Return of McGonagall, the Poet, to Scotland

His Experiences in America

Diary of the Homeward Voyage

McGonagall, Dundee’s great poet, who left for America on the 8th March last, has again returned to his native land. He reached Bonnie Dundee and the banks the silvery Tay last Friday. The poet’s stay in America lasted about five weeks, during which time he was indebted to the hospitality of several old Dundee residenters. The moment be put his foot on American soil (McGonagall declares) he knew it was not his “native heath.” The New Yorkers did not appreciate the genius of the poet of the silvery Tay. It was selfishness and fear, according to our traveller, which made them chary of encouraging him. “They were afraid I would get a hold in the country, and get the ear of the public. I went round nearly the whole of the New York theatres, and most of them laughed -— yes, laughed at me. I tried Mr Dion Boucicault, and reminded him of our old acquaintanceship in Dundee, but it was of no use. Had it not been for the efforts of some friends and the kindness of the Anchor Line Steamship Company I would have been at this moment starving in New York instead being in Bonnie Scotland.”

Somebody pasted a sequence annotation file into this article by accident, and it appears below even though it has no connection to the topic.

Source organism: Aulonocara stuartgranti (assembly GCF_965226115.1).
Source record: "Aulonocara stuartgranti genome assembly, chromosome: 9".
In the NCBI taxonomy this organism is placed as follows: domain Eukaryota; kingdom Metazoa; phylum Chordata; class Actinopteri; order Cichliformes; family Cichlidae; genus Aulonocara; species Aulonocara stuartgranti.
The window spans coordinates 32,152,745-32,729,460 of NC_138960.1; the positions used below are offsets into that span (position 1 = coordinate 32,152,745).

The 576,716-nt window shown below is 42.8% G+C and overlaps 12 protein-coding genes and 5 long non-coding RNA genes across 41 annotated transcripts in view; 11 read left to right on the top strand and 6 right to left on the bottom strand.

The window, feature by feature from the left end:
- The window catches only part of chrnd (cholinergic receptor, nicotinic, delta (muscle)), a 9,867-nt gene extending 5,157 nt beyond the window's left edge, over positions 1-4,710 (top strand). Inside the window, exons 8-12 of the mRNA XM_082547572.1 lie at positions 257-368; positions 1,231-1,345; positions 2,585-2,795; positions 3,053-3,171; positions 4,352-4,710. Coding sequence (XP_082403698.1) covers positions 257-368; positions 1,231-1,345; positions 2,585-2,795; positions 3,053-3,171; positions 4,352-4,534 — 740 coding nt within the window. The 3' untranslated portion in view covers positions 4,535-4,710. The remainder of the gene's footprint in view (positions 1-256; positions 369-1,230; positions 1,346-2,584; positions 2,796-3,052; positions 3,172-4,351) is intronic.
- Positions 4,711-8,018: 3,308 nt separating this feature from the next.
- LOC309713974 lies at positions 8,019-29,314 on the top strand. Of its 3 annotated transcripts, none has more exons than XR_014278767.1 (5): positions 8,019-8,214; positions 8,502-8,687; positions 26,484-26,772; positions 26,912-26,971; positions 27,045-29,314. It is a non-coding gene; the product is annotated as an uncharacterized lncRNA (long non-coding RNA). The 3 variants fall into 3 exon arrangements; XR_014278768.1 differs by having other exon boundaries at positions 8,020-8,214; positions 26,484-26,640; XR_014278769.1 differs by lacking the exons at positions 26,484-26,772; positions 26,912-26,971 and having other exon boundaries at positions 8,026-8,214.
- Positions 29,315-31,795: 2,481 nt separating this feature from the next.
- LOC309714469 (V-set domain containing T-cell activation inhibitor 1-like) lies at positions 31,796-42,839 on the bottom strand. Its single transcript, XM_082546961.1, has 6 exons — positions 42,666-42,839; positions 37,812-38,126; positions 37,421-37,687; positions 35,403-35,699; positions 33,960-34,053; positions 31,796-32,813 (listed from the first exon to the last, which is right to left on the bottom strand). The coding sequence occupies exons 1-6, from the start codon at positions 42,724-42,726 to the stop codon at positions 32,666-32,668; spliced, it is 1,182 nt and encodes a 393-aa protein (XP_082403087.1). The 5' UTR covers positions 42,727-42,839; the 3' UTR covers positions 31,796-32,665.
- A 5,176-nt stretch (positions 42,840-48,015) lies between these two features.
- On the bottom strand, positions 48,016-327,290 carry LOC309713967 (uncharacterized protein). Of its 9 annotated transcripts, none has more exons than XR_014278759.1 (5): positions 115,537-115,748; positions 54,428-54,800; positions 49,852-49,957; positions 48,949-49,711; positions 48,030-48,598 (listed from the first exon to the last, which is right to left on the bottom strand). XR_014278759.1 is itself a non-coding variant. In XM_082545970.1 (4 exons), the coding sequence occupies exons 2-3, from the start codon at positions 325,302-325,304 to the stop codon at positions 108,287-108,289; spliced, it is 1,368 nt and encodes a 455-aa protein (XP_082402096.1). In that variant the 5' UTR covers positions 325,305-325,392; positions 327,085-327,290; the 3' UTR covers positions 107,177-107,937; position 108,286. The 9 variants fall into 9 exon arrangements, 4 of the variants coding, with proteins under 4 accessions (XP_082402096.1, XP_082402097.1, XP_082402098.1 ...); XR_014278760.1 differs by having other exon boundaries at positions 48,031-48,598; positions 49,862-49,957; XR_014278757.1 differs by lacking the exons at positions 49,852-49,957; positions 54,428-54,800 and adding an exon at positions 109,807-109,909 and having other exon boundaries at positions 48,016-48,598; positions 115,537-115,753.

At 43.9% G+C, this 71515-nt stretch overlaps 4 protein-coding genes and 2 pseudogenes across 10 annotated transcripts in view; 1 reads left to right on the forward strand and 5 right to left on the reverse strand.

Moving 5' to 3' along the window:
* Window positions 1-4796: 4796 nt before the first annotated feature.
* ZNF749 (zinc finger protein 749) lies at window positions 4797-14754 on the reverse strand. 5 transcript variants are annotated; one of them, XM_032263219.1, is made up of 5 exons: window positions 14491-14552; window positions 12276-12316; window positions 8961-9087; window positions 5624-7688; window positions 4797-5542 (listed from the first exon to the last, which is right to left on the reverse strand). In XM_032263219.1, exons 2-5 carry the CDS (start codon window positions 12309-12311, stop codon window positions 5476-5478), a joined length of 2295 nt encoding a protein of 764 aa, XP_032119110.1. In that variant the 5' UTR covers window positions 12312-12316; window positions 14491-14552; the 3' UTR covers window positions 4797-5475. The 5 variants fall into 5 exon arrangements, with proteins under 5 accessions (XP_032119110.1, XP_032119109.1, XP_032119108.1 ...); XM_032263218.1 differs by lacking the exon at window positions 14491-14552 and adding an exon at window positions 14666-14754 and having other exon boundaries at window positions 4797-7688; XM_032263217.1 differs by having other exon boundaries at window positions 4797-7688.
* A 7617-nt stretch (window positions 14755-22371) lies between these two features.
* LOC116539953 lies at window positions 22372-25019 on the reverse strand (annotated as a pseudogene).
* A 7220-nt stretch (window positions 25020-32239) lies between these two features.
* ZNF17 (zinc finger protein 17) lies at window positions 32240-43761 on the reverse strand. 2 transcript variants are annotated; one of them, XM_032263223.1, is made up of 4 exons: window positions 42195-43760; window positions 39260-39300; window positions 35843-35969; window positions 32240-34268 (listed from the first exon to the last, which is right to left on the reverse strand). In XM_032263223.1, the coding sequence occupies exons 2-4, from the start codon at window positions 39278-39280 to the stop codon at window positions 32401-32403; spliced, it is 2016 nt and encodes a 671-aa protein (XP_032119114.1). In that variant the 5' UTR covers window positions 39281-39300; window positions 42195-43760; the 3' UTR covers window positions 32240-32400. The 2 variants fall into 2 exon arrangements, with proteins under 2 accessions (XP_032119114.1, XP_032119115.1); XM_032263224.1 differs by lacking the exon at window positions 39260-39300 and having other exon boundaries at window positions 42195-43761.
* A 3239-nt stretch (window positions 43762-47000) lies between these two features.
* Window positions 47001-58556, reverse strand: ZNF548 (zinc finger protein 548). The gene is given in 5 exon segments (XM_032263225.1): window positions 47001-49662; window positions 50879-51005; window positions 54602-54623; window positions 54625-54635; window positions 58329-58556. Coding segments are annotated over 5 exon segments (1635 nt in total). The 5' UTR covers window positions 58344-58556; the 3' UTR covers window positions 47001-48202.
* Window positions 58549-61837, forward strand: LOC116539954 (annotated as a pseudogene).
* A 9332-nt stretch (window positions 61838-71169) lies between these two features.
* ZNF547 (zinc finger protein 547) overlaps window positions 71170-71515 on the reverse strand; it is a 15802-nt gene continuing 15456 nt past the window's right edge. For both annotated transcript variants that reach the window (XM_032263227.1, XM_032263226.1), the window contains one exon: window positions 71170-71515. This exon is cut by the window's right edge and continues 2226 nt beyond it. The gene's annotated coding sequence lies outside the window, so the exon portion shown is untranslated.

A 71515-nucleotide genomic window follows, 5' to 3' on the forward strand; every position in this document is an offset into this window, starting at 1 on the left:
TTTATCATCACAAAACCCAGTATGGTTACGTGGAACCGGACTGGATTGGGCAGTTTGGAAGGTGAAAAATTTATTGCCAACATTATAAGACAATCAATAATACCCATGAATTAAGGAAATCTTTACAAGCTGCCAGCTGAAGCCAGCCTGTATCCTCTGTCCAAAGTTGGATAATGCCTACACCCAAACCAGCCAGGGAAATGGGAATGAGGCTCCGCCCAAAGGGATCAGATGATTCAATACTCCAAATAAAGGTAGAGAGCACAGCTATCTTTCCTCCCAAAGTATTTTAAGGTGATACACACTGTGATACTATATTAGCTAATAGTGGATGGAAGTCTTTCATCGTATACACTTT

The poet during his voyage across the Atlantic kept a diary of each day’s proceedings, which we present to our readers. As was natural in the diary of poet, his thoughts shape themselves into rhyme(?) occasionally, and we are convinced a perusal of these fugitive pieces will serve to exhibit more and more the remarkable genius of the great McGonagall. The inspiration seems to have seized him very often, especially after dinner.

The Diary